With these thoughts in mind, I started another Ysolda Teague Scroll Lace Scarf last night. Practice, practice, practice.

Saturday, January 14, 2012

The Thrill of What You Already Have

A new blog challenge hosted by Floss in Toulouse, Haute Garonne, France is something that intrigues me. Floss says about her blog challenge:
This is the idea - every month I post a photo from my calendar (this year it's iconic Scottish rail tourism posters from the 1920s and '30s) and we use that photo - colour schemes, shapes, images, location, content - ANY aspect of it - to inspire us. We search through our drawers, boxes, attics, stables etc and make up a display of lovely or surprising things, and then share a photo on our blog. If you're like me, having a monthly excuse to rummage, combine, display and then gloat will be a very enjoyable experience. Sharing our pictures will really give us a chance to thrill over our 'stuff' without any need to go out and buy any more of it. And seeing photos of other people's ideas should give us further inspiration of what we can do ourselves. 
A commenter named Carolyn said about this 2012 blog theme: 
 I think this is an excellent idea, esp as it not only encourages us to be content, to be happy, to appreciate and enjoy what we have; but it will also encourage us to look for things we had forgotten, to tidy out those cupboards, to reclaim old forgotten loves.
What a great challenge: be thankful for what you have, reflect on your blessings, and be aware of the beauty around you.

Here are some things I am thankful for (and yes, I DID clean out the china hutch last week, including taking all the crystal out, washing each piece, and windexing all the glass shelves!)

(A cut glass vase over 100 years old that was a wedding present to my grandmother.  She kept it filled with flowers when I lived with her during my teen years.  The bottom is discolored despite all the vinegar efforts to remove the lime deposits.)

(Cut glass salad bowl my mother received as a wedding present in 1944)

If you are a blogger, swing on over to Floss and join in this challenge.

Friday, January 13, 2012

How to Make Modge Podge

Buying Modge Podge can set you back a few bucks more than making it yourself. Since it is used in the craft room about as frequently as scissors, here is a recipe for a home made brew, courtesy of thekrazycouponlady:

1 jar (An old pasta sauce or salsa jar will work)
1 bottle of Elmer’s glue
Empty the glue into the jar. Add water; you will need equal parts water and glue, so you can even use the (now) empty glue bottle to measure your water. Now, shake the jar until it’s well blended. You will need to shake it a lot, so pace yourself!! This recipe will make Mod Podge that is a little on the runny side. If you want yours to be a little thicker add more glue.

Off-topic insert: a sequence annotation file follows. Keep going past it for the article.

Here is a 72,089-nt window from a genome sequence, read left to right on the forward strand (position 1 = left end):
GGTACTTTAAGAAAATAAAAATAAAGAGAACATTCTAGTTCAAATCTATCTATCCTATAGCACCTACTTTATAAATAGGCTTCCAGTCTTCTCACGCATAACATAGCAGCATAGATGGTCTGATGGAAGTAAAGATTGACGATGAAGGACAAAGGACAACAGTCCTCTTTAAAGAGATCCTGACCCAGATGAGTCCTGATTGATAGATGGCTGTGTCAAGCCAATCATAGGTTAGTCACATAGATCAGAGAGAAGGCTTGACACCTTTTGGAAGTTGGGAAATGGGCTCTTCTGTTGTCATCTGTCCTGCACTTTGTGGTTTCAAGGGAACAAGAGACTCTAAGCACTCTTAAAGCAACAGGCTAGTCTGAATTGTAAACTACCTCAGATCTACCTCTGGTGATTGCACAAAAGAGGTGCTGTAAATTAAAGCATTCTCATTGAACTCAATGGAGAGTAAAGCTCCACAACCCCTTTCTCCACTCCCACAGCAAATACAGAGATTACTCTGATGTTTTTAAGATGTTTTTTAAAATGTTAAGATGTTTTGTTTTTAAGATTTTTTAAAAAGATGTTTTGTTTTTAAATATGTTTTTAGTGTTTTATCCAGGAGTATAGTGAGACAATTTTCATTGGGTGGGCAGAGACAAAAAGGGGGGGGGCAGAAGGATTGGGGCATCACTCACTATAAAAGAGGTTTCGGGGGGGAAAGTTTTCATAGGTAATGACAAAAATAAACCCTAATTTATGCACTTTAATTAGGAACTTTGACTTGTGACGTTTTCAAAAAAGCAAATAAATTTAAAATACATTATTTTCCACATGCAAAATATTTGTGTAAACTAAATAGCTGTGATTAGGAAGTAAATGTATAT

That's all there is to it!

(All pictures courtesy of Pinterest)

Wednesday, January 11, 2012

Knitting in January

While in Waco, I made a bit of progress on a new project with a pattern from Ysolda Teague:  the Scroll Lace Scarf.  Hand dyed yarn from KnittingRose, a 75% superwash wool, 25% nylon for stability, KnittingRose dyes beautifully.

Because I was listening to Aunt Mary and stories from her college years in the 1940's at Hardin Simmons in Abilene, Texas, it was easier to knit a sock in the round than to follow a lace chart.  So the socks below were begun, using Knit Picks yarn in a fingering weight.  I'm going to complete an afterthought heel.  The pattern is again from Ravelry, and is from LaLa found here.

Aunt Mary thought it was fascinating that the yarn was self striping.  She had never heard of that aspect of knitting.  For a video showing how to complete an afterthought heel,  go here.

One quick story from Aunt Mary, who has a dry sense of humor and kept me giggling. Wish I could quote her, but the gist of the story was this, with apologies to my male cousins Mark and David.
First born Cindy, a good student, industrious and courteous and kind to a fault, was a pleasure to teach.  One of her teachers took Mary aside and told Mary that she should write a book about how to rear children since Mary was both a preacher's wife and an excellent mother.  Mary's other two younger children, boys, were a real handful in school.  Mary said after the boys got into school, not a single teacher EVER again asked her to write a parents' handbook. 
Now this shawl by Rose Beck, available on Ravelry and found here, was finished on January 1, 2012.  I really like the stitch definition, and the yarn from Quince and Company was a dream to hold and knit. It is my first project finished in the new year, regardless that it was begun in 2011.

(close up for stitch definition and pattern)

January continues, and I am knitting in color after all that olive green wool.  What are you knitting or crocheting, sewing, painting or cooking?

Tuesday, January 10, 2012

Back from Waco

Aunt Mary, my mother's sister, and her handsome son David

Brother Chuck, moi and Aunt Mary

SIL Karen

Cousin David and Aunt Mary in her new leggings

Great niece and nephew, DIL Martha and Dad's wife Pat

Rosemary around the swimming pool at Aunt Mary's in every direction.

After I had just gotten on the road, leaving Waco and Aunt Mary to drive to Austin for visits with more family, my Aunt Mary had a mild stroke.  She is recovering well.  I was so glad to see her and visit with her for a week prior to this unfortunate occurrence (she is 87).  Got home last night to cold weather in Colorado.